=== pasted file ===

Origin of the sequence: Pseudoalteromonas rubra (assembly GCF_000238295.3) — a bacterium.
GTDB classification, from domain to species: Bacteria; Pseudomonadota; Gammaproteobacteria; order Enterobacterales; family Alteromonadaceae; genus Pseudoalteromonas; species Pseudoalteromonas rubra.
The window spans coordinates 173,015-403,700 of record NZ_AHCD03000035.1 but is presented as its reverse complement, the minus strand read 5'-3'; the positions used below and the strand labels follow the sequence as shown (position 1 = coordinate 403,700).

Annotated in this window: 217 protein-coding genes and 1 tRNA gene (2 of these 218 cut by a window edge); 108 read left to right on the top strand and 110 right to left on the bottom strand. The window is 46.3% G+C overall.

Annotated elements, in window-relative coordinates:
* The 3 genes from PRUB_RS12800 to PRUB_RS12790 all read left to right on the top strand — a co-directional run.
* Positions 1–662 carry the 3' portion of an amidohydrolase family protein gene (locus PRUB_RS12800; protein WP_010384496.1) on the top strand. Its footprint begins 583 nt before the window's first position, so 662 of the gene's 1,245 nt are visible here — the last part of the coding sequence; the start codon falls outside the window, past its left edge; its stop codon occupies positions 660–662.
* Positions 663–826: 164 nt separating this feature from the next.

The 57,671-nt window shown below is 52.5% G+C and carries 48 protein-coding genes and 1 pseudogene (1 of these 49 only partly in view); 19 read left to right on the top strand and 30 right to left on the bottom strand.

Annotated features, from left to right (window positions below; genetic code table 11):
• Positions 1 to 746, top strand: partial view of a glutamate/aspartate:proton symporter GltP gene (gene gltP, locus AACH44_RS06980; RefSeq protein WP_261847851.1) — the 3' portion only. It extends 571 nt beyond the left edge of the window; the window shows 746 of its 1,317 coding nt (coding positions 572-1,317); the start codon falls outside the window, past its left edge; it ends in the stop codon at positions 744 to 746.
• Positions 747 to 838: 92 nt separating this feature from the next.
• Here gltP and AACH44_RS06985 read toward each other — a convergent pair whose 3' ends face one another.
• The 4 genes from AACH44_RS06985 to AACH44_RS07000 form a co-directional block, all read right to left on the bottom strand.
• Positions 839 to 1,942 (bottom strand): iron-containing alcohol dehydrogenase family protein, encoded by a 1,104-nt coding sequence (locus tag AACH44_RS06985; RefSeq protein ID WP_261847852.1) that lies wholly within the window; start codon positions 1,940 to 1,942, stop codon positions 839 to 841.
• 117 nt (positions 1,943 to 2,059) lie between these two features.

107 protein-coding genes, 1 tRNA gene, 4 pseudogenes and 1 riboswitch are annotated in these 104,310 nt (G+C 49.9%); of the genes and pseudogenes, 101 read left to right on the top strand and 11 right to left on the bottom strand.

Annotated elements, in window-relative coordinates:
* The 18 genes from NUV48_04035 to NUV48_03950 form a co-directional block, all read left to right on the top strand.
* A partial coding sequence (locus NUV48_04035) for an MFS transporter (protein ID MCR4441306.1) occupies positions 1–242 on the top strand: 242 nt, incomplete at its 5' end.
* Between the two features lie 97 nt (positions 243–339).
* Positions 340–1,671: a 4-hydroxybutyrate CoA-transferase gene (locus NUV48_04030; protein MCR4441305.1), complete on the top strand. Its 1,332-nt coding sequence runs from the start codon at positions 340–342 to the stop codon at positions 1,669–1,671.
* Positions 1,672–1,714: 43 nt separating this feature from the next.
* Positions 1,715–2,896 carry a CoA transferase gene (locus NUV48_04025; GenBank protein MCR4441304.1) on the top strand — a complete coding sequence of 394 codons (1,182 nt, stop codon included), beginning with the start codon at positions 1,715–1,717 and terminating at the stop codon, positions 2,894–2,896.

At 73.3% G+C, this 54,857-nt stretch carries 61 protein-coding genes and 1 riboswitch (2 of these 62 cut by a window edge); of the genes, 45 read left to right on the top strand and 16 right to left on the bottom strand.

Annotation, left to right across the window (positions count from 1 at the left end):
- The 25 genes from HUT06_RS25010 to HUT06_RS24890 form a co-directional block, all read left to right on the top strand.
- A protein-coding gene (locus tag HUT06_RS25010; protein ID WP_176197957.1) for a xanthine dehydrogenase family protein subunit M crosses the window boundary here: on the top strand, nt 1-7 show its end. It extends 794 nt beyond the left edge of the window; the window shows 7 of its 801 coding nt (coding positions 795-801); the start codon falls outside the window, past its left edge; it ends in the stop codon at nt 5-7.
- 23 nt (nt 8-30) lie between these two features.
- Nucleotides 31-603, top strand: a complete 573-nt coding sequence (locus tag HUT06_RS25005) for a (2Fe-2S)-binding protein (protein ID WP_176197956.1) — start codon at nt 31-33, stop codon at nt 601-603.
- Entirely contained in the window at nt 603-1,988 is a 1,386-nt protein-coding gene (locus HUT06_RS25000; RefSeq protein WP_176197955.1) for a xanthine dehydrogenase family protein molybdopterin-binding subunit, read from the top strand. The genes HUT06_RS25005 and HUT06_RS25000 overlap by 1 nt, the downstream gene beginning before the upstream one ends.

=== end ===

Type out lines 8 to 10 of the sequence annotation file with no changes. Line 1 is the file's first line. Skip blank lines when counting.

* Positions 663–826: 164 nt separating this feature from the next.

The 57,671-nt window shown below is 52.5% G+C and carries 48 protein-coding genes and 1 pseudogene (1 of these 49 only partly in view); 19 read left to right on the top strand and 30 right to left on the bottom strand.

Annotated features, from left to right (window positions below; genetic code table 11):